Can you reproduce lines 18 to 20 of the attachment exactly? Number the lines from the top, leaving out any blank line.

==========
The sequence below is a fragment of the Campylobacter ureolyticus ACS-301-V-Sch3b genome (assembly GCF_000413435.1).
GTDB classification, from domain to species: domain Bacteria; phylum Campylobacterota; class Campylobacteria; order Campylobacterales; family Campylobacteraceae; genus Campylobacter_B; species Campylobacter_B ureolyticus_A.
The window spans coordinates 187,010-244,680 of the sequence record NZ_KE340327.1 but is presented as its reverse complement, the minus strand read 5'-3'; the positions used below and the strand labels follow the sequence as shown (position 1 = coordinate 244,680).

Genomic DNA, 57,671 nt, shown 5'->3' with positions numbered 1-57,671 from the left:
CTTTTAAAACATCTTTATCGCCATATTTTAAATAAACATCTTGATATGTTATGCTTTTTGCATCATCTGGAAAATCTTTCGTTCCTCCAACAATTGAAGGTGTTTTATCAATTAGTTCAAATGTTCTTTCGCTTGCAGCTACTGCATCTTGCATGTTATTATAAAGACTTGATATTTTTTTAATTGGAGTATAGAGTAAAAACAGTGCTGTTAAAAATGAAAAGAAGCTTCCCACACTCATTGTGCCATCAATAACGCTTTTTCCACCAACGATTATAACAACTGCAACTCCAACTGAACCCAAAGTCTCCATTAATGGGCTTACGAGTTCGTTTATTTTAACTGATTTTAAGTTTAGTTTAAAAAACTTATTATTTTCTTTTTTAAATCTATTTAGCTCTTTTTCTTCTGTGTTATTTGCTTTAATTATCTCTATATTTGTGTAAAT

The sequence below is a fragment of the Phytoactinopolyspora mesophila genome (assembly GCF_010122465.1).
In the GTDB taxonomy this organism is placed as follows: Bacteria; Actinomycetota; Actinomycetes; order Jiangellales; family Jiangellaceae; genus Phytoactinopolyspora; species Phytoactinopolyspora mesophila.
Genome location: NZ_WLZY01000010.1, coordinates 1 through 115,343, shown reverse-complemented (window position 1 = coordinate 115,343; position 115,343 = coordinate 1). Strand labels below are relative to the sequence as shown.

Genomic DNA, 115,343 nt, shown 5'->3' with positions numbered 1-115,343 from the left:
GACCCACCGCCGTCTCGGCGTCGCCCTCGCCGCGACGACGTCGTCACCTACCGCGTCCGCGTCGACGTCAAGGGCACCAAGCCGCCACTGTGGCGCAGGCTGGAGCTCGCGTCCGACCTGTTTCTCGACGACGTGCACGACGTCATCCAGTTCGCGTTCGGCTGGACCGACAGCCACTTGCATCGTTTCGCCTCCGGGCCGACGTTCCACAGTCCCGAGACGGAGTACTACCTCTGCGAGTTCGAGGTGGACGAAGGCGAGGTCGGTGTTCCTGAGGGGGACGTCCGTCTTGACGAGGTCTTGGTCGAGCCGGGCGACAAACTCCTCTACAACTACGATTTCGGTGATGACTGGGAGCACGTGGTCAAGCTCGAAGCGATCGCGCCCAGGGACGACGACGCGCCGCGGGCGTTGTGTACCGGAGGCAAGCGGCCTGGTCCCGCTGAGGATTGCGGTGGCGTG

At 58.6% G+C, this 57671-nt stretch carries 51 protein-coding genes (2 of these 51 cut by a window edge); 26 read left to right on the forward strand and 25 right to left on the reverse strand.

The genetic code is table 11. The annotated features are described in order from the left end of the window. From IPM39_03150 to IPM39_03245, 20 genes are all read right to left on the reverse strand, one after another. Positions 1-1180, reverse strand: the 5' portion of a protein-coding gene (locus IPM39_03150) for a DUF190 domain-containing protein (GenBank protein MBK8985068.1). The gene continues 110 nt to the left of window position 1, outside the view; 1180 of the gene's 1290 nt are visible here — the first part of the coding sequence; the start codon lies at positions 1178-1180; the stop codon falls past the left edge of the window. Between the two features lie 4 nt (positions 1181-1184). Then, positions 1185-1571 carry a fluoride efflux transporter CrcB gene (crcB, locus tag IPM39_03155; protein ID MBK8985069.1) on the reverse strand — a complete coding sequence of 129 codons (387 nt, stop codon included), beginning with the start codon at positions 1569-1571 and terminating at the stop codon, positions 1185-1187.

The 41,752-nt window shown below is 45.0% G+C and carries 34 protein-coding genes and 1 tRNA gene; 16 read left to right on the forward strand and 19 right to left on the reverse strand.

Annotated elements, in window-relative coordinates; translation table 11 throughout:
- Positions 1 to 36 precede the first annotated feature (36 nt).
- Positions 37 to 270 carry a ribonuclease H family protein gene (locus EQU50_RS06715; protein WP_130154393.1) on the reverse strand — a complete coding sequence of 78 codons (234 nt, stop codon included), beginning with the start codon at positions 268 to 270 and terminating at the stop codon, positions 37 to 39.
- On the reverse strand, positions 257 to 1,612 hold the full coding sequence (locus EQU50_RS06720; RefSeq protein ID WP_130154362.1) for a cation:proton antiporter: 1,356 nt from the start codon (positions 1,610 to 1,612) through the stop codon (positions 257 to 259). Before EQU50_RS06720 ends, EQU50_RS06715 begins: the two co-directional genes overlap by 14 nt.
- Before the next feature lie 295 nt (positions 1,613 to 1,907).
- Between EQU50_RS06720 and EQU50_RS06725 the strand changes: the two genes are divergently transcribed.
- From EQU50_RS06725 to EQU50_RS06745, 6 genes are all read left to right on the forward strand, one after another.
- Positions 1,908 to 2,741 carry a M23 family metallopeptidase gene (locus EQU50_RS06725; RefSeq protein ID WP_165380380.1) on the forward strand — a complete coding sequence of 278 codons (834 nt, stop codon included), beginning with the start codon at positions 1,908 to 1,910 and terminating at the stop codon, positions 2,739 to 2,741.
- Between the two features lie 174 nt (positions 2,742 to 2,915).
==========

- Before the next feature lie 295 nt (positions 1,613 to 1,907).
- Between EQU50_RS06720 and EQU50_RS06725 the strand changes: the two genes are divergently transcribed.
- From EQU50_RS06725 to EQU50_RS06745, 6 genes are all read left to right on the forward strand, one after another.